Results
There were no significant differences for baseline variables according genotypes. After 2 years of follow-up, dysglycemic patients harboring the VV genotype had higher occurrence of AMI (p=0.026), Death+AMI (p=0.033), new revascularization intervention (p=0.009) and combined events (p=0.037) as compared with patients carrying other genotypes. This association was not evident in normoglycemic patients.
Conclusions
These findings support the hypothesis that A55V polymorphism is associated with UCP2 functional alterations that increase the risk of cardiovascular events in patients with previous coronary artery disease and dysglycemia.
doi:10.1186/1471-2350-14-40
PMCID: PMC3621277  PMID: 23537071
UCP2; A55V polymorphism; Coronary artery disease; Diabetes
3.  Higher incidence of death in multi-vessel coronary artery disease patients associated with polymorphisms in chromosome 9p21 
Background
We investigated whether 9p21 polymorphisms are associated with cardiovascular events in a group of 611 patients enrolled in the Medical, Angioplasty or Surgery Study II (MASS II), a randomized trial comparing treatments for patients with coronary artery disease (CAD) and preserved left ventricular function.
Methods
The participants of the MASS II were genotyped for 9p21 polymorphisms (rs10757274, rs2383206, rs10757278 and rs1333049). Survival curves were calculated with the Kaplan–Meier method and compared with the log-rank statistic. We assessed the relationship between baseline variables and the composite end-point of death, death from cardiac causes and myocardial infarction using a Cox proportional hazards survival model.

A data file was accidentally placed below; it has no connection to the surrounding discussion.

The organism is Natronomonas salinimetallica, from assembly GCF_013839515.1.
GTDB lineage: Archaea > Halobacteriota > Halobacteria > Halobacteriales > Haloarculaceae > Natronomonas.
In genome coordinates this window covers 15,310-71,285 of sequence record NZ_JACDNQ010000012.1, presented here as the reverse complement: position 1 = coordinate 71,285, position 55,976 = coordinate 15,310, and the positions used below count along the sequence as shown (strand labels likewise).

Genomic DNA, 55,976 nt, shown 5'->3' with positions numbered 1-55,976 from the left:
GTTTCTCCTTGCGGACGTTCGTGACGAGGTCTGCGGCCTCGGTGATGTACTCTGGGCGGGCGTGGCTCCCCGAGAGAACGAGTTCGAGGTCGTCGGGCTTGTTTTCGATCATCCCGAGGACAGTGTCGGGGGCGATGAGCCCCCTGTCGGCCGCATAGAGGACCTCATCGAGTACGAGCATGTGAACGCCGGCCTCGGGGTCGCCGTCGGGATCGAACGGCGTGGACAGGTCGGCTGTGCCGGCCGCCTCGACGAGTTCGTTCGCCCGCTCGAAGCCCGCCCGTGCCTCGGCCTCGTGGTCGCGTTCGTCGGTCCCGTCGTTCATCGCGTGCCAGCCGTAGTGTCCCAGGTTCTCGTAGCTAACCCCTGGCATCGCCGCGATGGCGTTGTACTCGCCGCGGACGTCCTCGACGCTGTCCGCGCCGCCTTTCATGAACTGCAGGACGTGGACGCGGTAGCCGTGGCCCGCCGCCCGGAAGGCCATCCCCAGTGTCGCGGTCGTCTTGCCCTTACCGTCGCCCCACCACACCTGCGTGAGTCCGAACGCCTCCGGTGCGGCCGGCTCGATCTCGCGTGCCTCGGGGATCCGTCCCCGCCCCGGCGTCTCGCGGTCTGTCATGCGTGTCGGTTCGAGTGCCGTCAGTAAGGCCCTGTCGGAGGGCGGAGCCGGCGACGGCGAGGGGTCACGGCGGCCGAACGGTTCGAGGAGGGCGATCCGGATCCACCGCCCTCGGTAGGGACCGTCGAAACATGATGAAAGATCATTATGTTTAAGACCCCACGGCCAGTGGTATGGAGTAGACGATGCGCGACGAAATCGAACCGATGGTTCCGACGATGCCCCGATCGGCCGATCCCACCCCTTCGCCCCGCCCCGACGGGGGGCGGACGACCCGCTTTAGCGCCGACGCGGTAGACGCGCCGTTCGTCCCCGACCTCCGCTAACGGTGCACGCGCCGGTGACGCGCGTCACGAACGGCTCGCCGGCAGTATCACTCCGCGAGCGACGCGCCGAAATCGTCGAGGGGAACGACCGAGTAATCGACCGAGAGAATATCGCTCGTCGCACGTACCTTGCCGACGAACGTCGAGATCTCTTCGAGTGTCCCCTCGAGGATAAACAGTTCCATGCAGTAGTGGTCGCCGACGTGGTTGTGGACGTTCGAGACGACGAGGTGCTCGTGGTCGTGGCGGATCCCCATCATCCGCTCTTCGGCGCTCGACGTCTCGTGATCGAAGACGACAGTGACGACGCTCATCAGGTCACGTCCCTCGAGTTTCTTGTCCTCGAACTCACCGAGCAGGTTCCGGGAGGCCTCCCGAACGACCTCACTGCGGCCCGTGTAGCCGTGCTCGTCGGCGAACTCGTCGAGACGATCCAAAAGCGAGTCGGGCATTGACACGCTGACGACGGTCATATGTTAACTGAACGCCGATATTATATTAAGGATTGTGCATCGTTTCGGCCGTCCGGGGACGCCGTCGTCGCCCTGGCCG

Results
We observed significant differences between patients within each polymorphism genotype group for baseline characteristics. The frequency of diabetes was lower in patients carrying GG genotype for rs10757274, rs2383206 and rs10757278 (29.4%, 32.8%, 32.0%) compared to patients carrying AA or AG genotypes (49.1% and 39.2%, p = 0.01; 52.4% and 40.1%, p = 0.01; 47.8% and 37.9%, p = 0.04; respectively).
Significant differences in genotype frequencies between double and triple vessel disease patients were observed for the rs10757274, rs10757278 and rs1333049. Finally, there was a higher incidence of overall mortality in patients with the GG genotype for rs2383206 compared to patients with AA and AG genotypes (19.5%, 11.9%, 11.0%, respectively; p = 0.04). Moreover, the rs2383206 was still significantly associated with a 1.75-fold increased risk of overall mortality (p = 0.02) even after adjustment of a Cox multivariate model for age, previous myocardial infarction, diabetes, smoking and type of coronary anatomy.
Conclusions
Our data are in accordance to previous evidence that chromosome 9p21 genetic variation may constitute a genetic modulator in the cardiovascular system in different scenarios. In patients with established CAD, we observed an association between the rs2383206 and higher incidence of overall mortality and death from cardiac causes in patients with multi-vessel CAD.
doi:10.1186/1471-2261-12-61
PMCID: PMC3469382  PMID: 22856518
Coronary artery disease; Polymorphism; Genetics; Chromosome 9p21

Results 1-3 (3)